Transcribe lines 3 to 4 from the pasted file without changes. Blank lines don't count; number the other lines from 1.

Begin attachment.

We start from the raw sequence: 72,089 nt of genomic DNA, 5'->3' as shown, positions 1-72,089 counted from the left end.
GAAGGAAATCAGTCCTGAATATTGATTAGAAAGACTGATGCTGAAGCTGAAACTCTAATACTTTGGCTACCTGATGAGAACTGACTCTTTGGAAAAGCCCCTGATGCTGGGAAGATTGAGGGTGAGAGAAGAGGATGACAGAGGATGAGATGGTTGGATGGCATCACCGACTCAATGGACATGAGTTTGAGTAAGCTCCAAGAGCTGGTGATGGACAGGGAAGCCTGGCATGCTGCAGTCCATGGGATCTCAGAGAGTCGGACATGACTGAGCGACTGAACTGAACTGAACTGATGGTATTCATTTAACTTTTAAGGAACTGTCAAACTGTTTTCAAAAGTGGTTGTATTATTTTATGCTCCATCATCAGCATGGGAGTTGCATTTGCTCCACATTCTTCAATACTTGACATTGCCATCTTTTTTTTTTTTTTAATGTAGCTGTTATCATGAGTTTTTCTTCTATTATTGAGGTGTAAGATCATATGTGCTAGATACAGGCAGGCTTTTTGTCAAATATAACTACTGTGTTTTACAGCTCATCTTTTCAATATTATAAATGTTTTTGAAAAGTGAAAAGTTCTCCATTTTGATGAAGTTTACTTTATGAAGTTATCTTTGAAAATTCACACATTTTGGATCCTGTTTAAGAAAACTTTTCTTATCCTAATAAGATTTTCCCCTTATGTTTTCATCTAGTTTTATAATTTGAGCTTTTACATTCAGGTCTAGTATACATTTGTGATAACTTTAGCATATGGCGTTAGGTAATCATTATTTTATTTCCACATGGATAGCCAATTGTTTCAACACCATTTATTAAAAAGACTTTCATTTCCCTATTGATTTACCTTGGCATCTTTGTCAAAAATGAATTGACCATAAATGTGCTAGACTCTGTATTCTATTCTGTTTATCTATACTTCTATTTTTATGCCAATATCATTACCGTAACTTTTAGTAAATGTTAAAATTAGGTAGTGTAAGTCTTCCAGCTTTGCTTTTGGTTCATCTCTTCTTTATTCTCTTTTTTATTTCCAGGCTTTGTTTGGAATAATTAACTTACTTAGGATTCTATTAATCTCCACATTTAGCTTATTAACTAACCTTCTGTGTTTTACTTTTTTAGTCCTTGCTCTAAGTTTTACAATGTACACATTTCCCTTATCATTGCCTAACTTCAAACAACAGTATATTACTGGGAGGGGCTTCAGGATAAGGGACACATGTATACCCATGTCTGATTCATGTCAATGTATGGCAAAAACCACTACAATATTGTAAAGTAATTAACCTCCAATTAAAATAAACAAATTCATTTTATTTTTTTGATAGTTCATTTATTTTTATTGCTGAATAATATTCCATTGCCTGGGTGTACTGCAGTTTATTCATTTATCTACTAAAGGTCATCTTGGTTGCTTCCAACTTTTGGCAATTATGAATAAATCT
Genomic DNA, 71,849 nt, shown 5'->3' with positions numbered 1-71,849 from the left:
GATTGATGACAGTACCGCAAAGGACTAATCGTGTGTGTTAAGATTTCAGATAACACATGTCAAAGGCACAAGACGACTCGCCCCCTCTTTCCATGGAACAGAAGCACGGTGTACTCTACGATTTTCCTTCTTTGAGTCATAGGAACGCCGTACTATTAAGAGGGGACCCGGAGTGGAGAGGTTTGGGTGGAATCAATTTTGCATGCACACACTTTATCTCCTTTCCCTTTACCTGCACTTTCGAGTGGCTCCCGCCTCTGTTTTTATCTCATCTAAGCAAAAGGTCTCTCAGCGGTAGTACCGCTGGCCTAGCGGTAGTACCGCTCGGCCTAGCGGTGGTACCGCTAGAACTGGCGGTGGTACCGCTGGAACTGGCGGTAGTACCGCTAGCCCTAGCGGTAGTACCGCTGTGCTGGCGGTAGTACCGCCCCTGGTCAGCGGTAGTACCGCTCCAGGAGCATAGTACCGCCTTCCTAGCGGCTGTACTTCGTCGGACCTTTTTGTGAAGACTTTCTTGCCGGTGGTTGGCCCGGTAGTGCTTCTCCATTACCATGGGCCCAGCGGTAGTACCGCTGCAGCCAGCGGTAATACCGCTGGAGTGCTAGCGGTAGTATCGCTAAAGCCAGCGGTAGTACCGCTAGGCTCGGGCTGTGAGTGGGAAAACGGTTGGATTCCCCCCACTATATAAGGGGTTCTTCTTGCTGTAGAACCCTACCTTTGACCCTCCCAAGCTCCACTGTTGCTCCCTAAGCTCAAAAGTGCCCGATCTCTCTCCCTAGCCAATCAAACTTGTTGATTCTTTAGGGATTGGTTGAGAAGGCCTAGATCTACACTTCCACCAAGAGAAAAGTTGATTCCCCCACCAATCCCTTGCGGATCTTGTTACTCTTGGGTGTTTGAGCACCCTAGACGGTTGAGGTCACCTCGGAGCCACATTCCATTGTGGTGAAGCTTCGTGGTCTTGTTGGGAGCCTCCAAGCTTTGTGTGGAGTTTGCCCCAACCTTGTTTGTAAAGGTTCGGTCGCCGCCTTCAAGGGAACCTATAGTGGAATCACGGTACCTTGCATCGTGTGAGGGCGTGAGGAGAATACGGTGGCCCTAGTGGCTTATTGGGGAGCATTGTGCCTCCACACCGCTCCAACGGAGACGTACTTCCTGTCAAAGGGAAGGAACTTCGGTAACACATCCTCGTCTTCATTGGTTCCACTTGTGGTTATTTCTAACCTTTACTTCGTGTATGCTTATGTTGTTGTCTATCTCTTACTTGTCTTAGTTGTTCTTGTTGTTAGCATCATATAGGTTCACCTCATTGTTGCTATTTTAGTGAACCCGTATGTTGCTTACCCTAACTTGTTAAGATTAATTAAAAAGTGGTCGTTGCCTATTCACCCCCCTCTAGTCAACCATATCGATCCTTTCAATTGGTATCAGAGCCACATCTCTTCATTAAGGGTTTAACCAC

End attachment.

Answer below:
Genomic DNA, 71,849 nt, shown 5'->3' with positions numbered 1-71,849 from the left:
GATTGATGACAGTACCGCAAAGGACTAATCGTGTGTGTTAAGATTTCAGATAACACATGTCAAAGGCACAAGACGACTCGCCCCCTCTTTCCATGGAACAGAAGCACGGTGTACTCTACGATTTTCCTTCTTTGAGTCATAGGAACGCCGTACTATTAAGAGGGGACCCGGAGTGGAGAGGTTTGGGTGGAATCAATTTTGCATGCACACACTTTATCTCCTTTCCCTTTACCTGCACTTTCGAGTGGCTCCCGCCTCTGTTTTTATCTCATCTAAGCAAAAGGTCTCTCAGCGGTAGTACCGCTGGCCTAGCGGTAGTACCGCTCGGCCTAGCGGTGGTACCGCTAGAACTGGCGGTGGTACCGCTGGAACTGGCGGTAGTACCGCTAGCCCTAGCGGTAGTACCGCTGTGCTGGCGGTAGTACCGCCCCTGGTCAGCGGTAGTACCGCTCCAGGAGCATAGTACCGCCTTCCTAGCGGCTGTACTTCGTCGGACCTTTTTGTGAAGACTTTCTTGCCGGTGGTTGGCCCGGTAGTGCTTCTCCATTACCATGGGCCCAGCGGTAGTACCGCTGCAGCCAGCGGTAATACCGCTGGAGTGCTAGCGGTAGTATCGCTAAAGCCAGCGGTAGTACCGCTAGGCTCGGGCTGTGAGTGGGAAAACGGTTGGATTCCCCCCACTATATAAGGGGTTCTTCTTGCTGTAGAACCCTACCTTTGACCCTCCCAAGCTCCACTGTTGCTCCCTAAGCTCAAAAGTGCCCGATCTCTCTCCCTAGCCAATCAAACTTGTTGATTCTTTAGGGATTGGTTGAGAAGGCCTAGATCTACACTTCCACCAAGAGAAAAGTTGATTCCCCCACCAATCCCTTGCGGATCTTGTTACTCTTGGGTGTTTGAGCACCCTAGACGGTTGAGGTCACCTCGGAGCCACATTCCATTGTGGTGAAGCTTCGTGGTCTTGTTGGGAGCCTCCAAGCTTTGTGTGGAGTTTGCCCCAACCTTGTTTGTAAAGGTTCGGTCGCCGCCTTCAAGGGAACCTATAGTGGAATCACGGTACCTTGCATCGTGTGAGGGCGTGAGGAGAATACGGTGGCCCTAGTGGCTTATTGGGGAGCATTGTGCCTCCACACCGCTCCAACGGAGACGTACTTCCTGTCAAAGGGAAGGAACTTCGGTAACACATCCTCGTCTTCATTGGTTCCACTTGTGGTTATTTCTAACCTTTACTTCGTGTATGCTTATGTTGTTGTCTATCTCTTACTTGTCTTAGTTGTTCTTGTTGTTAGCATCATATAGGTTCACCTCATTGTTGCTATTTTAGTGAACCCGTATGTTGCTTACCCTAACTTGTTAAGATTAATTAAAAAGTGGTCGTTGCCTATTCACCCCCCTCTAGTCAACCATATCGATCCTTTCAATTGGTATCAGAGCCACATCTCTTCATTAAGGGTTTAACCAC